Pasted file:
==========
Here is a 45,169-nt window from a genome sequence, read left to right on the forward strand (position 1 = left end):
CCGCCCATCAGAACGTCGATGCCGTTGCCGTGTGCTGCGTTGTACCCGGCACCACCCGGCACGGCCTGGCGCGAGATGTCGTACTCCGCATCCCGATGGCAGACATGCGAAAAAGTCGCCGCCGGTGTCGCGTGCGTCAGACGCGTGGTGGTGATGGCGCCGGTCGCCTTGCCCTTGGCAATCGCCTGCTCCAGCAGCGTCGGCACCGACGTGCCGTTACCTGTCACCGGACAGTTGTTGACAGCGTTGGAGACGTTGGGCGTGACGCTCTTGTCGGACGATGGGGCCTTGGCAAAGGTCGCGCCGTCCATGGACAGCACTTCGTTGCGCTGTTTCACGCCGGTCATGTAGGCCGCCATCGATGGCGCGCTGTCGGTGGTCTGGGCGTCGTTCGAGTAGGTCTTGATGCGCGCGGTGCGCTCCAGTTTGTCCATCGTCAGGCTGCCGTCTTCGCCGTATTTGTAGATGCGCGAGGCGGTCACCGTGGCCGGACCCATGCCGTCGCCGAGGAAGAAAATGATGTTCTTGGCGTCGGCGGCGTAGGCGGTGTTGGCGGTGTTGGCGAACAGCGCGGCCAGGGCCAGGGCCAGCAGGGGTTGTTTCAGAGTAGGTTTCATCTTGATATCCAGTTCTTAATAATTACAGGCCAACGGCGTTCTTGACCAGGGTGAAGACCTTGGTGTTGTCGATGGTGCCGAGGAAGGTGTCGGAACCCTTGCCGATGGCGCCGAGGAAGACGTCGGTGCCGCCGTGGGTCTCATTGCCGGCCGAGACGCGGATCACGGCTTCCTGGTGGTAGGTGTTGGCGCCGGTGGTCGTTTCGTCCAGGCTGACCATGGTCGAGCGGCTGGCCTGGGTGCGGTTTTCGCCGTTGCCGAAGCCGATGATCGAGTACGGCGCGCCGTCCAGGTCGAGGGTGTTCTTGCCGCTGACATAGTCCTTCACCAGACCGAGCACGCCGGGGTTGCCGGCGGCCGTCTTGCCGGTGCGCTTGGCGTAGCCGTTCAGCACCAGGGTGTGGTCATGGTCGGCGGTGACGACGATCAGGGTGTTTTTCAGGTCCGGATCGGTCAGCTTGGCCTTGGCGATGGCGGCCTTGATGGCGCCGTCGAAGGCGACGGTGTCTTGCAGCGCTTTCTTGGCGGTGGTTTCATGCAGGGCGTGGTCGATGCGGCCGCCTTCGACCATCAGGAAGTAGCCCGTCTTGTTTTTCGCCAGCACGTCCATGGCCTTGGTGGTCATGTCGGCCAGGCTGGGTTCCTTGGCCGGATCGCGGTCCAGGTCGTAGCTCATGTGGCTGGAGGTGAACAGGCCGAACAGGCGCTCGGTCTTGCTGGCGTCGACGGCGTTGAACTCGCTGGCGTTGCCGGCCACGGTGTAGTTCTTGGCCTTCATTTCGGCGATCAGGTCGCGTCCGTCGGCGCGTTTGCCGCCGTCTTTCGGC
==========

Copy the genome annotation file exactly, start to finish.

Here is a 45,169-nt window from a genome sequence, read left to right on the forward strand (position 1 = left end):
CCGCCCATCAGAACGTCGATGCCGTTGCCGTGTGCTGCGTTGTACCCGGCACCACCCGGCACGGCCTGGCGCGAGATGTCGTACTCCGCATCCCGATGGCAGACATGCGAAAAAGTCGCCGCCGGTGTCGCGTGCGTCAGACGCGTGGTGGTGATGGCGCCGGTCGCCTTGCCCTTGGCAATCGCCTGCTCCAGCAGCGTCGGCACCGACGTGCCGTTACCTGTCACCGGACAGTTGTTGACAGCGTTGGAGACGTTGGGCGTGACGCTCTTGTCGGACGATGGGGCCTTGGCAAAGGTCGCGCCGTCCATGGACAGCACTTCGTTGCGCTGTTTCACGCCGGTCATGTAGGCCGCCATCGATGGCGCGCTGTCGGTGGTCTGGGCGTCGTTCGAGTAGGTCTTGATGCGCGCGGTGCGCTCCAGTTTGTCCATCGTCAGGCTGCCGTCTTCGCCGTATTTGTAGATGCGCGAGGCGGTCACCGTGGCCGGACCCATGCCGTCGCCGAGGAAGAAAATGATGTTCTTGGCGTCGGCGGCGTAGGCGGTGTTGGCGGTGTTGGCGAACAGCGCGGCCAGGGCCAGGGCCAGCAGGGGTTGTTTCAGAGTAGGTTTCATCTTGATATCCAGTTCTTAATAATTACAGGCCAACGGCGTTCTTGACCAGGGTGAAGACCTTGGTGTTGTCGATGGTGCCGAGGAAGGTGTCGGAACCCTTGCCGATGGCGCCGAGGAAGACGTCGGTGCCGCCGTGGGTCTCATTGCCGGCCGAGACGCGGATCACGGCTTCCTGGTGGTAGGTGTTGGCGCCGGTGGTCGTTTCGTCCAGGCTGACCATGGTCGAGCGGCTGGCCTGGGTGCGGTTTTCGCCGTTGCCGAAGCCGATGATCGAGTACGGCGCGCCGTCCAGGTCGAGGGTGTTCTTGCCGCTGACATAGTCCTTCACCAGACCGAGCACGCCGGGGTTGCCGGCGGCCGTCTTGCCGGTGCGCTTGGCGTAGCCGTTCAGCACCAGGGTGTGGTCATGGTCGGCGGTGACGACGATCAGGGTGTTTTTCAGGTCCGGATCGGTCAGCTTGGCCTTGGCGATGGCGGCCTTGATGGCGCCGTCGAAGGCGACGGTGTCTTGCAGCGCTTTCTTGGCGGTGGTTTCATGCAGGGCGTGGTCGATGCGGCCGCCTTCGACCATCAGGAAGTAGCCCGTCTTGTTTTTCGCCAGCACGTCCATGGCCTTGGTGGTCATGTCGGCCAGGCTGGGTTCCTTGGCCGGATCGCGGTCCAGGTCGTAGCTCATGTGGCTGGAGGTGAACAGGCCGAACAGGCGCTCGGTCTTGCTGGCGTCGACGGCGTTGAACTCGCTGGCGTTGCCGGCCACGGTGTAGTTCTTGGCCTTCATTTCGGCGATCAGGTCGCGTCCGTCGGCGCGTTTGCCGCCGTCTTTCGGC